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Met Police officers wore tiny body cameras today for the launch of what is being described as the world's biggest ever pilot programme.
A total of 500 devices will be distributed to officers across 10 London boroughs. Firearm officers will also use them in their training.
The pilot scheme has been prompted following the death of Mark Duggan who was killed by Met officers at Tottenham station.
The death of the 29-year-old sparked the riots in the area that spread across England in August, 2011.
The Met has admitted if officers had been wearing cameras his death would have been easier to resolve.
Met Commissioner Sir Bernard Hogan-Howe told BBC Breakfast: "I think as we saw in the recent incident - fairly recent incident - regarding Mark Duggan, there was a great dispute about what Mark Duggan was holding at the time he was shot, and this hopefully would have helped to resolve that."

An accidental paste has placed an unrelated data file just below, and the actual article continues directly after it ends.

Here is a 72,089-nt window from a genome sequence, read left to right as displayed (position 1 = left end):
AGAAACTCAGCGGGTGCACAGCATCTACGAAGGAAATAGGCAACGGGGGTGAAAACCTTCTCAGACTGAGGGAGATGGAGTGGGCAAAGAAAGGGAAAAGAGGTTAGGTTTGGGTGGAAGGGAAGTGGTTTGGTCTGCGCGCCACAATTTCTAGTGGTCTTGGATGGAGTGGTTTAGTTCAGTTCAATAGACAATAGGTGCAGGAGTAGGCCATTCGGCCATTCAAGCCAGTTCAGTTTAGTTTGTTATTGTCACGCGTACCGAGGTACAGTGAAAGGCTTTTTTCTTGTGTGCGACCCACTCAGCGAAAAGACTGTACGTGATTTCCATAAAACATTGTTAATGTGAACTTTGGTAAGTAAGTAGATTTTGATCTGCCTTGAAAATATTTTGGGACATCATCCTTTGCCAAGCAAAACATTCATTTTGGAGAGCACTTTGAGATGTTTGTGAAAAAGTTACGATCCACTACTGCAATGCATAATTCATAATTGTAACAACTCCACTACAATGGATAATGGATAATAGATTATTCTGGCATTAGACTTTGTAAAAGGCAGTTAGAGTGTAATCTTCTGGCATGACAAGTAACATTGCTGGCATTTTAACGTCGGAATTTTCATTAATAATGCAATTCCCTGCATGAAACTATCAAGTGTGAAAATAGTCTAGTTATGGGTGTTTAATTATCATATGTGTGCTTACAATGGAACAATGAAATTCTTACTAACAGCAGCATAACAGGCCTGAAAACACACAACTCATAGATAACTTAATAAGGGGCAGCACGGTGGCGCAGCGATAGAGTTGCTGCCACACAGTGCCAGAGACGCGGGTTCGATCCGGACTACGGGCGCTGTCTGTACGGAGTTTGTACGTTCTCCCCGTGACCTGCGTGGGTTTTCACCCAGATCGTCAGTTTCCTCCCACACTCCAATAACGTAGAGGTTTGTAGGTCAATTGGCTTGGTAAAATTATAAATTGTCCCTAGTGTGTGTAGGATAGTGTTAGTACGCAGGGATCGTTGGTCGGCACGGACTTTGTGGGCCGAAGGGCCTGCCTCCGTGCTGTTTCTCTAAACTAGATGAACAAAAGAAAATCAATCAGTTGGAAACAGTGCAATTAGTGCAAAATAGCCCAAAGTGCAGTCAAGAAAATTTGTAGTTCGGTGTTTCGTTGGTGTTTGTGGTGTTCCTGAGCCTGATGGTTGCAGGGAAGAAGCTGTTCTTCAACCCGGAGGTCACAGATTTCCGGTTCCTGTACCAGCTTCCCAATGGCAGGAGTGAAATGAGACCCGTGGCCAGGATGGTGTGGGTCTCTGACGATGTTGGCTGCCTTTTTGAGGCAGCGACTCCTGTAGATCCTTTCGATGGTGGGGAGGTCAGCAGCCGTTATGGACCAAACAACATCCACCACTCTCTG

"If officers are found to regularly fail to switch on their cameras when they should do it will be treated as a disciplinary offence, he added.
Camden will be the first borough to trial the new cameras with further trials in Barnet, Bexley, Bromley, Brent, Croydon, Ealing, Havering, Hillingdon and Lewisham.
Footage of each incident will be kept on file for a month unless used for evidential purposes.
The cameras will be shared among the Met's 31,000 officers.